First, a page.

Ownership Concentration and Market Value of European Banks

Ildura Busta, Evis Sinani, Steen Thomsen

    Research output: Contribution to journalJournal articleResearchpeer-review

    Abstract

    This paper investigates the relationship between ownership concentration and market value of European banks, and the role of the institutional environment in shaping this relationship. Using GMM dynamic estimator on a sample of European banks over a 13-year period (1993–2005) we find on average a negative effect of ownership concentration on bank value, measured by Tobin's Q. However, this effect varies across different institutional settings; while higher ownership concentration results in a lower bank value particularly in the countries belonging to German legal family, the impact of ownership concentration is positive in Scandinavia. We propose that, besides the legal protection of small investors, the differences in the impact of ownership concentration across the countries could be due to the identity of the predominant owners, i.e. financial institutions in Germany and trusts and foundations in Scandinavia. This in turn implies that restrictions of shareholdings in banks could alleviate governance problems in some countries, but lower bank valuation in others.
    Original languageEnglish
    JournalJournal of Management & Governance
    Volume18
    Issue number1
    Pages (from-to)159-183
    ISSN1385-3457
    DOIs
    Publication statusPublished - Feb 2014

    Cite this

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    title = "Ownership Concentration and Market Value of European Banks",
    abstract = "This paper investigates the relationship between ownership concentration and market value of European banks, and the role of the institutional environment in shaping this relationship. Using GMM dynamic estimator on a sample of European banks over a 13-year period (1993–2005) we find on average a negative effect of ownership concentration on bank value, measured by Tobin's Q. However, this effect varies across different institutional settings; while higher ownership concentration results in a lower bank value particularly in the countries belonging to German legal family, the impact of ownership concentration is positive in Scandinavia. We propose that, besides the legal protection of small investors, the differences in the impact of ownership concentration across the countries could be due to the identity of the predominant owners, i.e. financial institutions in Germany and trusts and foundations in Scandinavia. This in turn implies that restrictions of shareholdings in banks could alleviate governance problems in some countries, but lower bank valuation in others.",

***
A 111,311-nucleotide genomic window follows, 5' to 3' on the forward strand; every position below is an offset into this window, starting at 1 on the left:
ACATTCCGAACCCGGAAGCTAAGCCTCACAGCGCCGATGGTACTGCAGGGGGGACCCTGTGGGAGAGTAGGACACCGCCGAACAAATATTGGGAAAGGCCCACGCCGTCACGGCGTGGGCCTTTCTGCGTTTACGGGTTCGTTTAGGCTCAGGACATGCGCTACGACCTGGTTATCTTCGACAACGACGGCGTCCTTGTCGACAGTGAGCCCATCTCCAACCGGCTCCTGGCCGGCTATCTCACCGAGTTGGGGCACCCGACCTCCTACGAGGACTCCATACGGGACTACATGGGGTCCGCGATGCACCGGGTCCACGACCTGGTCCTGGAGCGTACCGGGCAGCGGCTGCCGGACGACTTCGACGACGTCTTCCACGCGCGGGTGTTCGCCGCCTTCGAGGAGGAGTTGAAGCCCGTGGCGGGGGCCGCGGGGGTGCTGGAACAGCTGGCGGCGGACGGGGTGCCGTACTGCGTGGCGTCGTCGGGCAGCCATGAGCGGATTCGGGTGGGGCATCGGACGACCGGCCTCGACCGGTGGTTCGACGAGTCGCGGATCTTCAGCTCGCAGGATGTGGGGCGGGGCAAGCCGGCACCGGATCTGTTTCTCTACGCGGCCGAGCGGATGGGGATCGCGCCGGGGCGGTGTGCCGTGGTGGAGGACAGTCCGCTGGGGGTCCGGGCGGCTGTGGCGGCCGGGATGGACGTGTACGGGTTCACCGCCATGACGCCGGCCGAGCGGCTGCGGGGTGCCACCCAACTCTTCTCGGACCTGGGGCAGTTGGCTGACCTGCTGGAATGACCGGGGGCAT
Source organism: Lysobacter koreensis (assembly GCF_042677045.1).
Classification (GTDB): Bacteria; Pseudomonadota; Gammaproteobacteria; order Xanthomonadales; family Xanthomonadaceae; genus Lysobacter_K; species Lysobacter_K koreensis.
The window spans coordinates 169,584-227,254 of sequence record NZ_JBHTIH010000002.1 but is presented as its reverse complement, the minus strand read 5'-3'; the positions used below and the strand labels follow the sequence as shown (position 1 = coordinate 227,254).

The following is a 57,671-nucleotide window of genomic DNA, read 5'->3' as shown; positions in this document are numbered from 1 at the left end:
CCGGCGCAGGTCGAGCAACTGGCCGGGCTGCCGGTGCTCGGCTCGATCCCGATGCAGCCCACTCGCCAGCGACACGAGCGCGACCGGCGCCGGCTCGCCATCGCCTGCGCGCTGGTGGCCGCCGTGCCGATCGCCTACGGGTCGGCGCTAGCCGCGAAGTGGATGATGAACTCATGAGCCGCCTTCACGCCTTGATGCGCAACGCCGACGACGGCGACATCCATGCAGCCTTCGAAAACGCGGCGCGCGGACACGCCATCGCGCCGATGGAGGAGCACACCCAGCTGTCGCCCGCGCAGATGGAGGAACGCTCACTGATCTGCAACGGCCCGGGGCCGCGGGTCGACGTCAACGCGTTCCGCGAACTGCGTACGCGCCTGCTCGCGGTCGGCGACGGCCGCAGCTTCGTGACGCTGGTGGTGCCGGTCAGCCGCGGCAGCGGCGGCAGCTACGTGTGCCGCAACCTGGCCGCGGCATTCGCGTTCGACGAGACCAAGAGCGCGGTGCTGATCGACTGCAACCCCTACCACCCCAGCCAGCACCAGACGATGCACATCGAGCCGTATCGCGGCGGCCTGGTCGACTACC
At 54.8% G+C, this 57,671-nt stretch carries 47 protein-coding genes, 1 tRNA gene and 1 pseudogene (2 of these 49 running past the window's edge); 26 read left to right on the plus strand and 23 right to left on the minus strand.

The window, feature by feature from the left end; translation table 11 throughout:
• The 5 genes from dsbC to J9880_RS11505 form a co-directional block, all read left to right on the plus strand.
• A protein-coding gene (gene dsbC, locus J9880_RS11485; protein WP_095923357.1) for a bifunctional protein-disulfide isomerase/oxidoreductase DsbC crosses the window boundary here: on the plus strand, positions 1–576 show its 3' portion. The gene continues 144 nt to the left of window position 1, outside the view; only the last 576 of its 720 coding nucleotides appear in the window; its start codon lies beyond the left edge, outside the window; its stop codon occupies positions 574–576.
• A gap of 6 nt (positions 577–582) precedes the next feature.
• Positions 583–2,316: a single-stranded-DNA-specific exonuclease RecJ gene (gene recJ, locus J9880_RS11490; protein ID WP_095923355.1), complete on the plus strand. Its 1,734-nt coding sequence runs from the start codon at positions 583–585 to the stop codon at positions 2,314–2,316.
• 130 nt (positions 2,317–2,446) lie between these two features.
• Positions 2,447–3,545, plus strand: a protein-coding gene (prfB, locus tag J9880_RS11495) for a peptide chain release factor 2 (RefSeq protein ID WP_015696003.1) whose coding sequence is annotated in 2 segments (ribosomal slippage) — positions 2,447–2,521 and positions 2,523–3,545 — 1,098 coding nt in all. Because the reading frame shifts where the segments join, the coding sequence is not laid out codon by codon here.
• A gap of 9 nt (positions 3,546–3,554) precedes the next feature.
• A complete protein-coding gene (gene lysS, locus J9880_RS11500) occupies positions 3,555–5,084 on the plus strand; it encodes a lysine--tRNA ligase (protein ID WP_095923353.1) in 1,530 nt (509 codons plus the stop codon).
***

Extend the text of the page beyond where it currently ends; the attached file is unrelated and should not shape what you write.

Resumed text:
keywords = "Corporate governance, Ownership structure, Legal families, Banks, Europe",
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    Ownership Concentration and Market Value of European Banks. / Busta, Ildura; Sinani, Evis; Thomsen, Steen.

    In: Journal of Management & Governance, Vol. 18, No. 1, 02.2014, p. 159-183.

    Research output: Contribution to journalJournal articleResearchpeer-review

    TY - JOUR

    T1 - Ownership Concentration and Market Value of European Banks

    AU - Busta, Ildura

    AU - Sinani, Evis

    AU - Thomsen, Steen

    PY - 2014/2

    Y1 - 2014/2

    N2 - This paper investigates the relationship between ownership concentration and market value of European banks, and the role of the institutional environment in shaping this relationship. Using GMM dynamic estimator on a sample of European banks over a 13-year period (1993–2005) we find on average a negative effect of ownership concentration on bank value, measured by Tobin's Q. However, this effect varies across different institutional settings; while higher ownership concentration results in a lower bank value particularly in the countries belonging to German legal family, the impact of ownership concentration is positive in Scandinavia. We propose that, besides the legal protection of small investors, the differences in the impact of ownership concentration across the countries could be due to the identity of the predominant owners, i.e. financial institutions in Germany and trusts and foundations in Scandinavia. This in turn implies that restrictions of shareholdings in banks could alleviate governance problems in some countries, but lower bank valuation in others.

    AB - This paper investigates the relationship between ownership concentration and market value of European banks, and the role of the institutional environment in shaping this relationship. Using GMM dynamic estimator on a sample of European banks over a 13-year period (1993–2005) we find on average a negative effect of ownership concentration on bank value, measured by Tobin's Q. However, this effect varies across different institutional settings; while higher ownership concentration results in a lower bank value particularly in the countries belonging to German legal family, the impact of ownership concentration is positive in Scandinavia. We propose that, besides the legal protection of small investors, the differences in the impact of ownership concentration across the countries could be due to the identity of the predominant owners, i.e. financial institutions in Germany and trusts and foundations in Scandinavia. This in turn implies that restrictions of shareholdings in banks could alleviate governance problems in some countries, but lower bank valuation in others.

    KW - Corporate governance

    KW - Ownership structure

    KW - Legal families

    KW - Banks

    KW - Europe

    U2 - 10.1007/s10997-012-9223-8

    DO - 10.1007/s10997-012-9223-8

    M3 - Journal article

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    EP - 183

    JO - Journal of Management & Governance

    JF - Journal of Management & Governance

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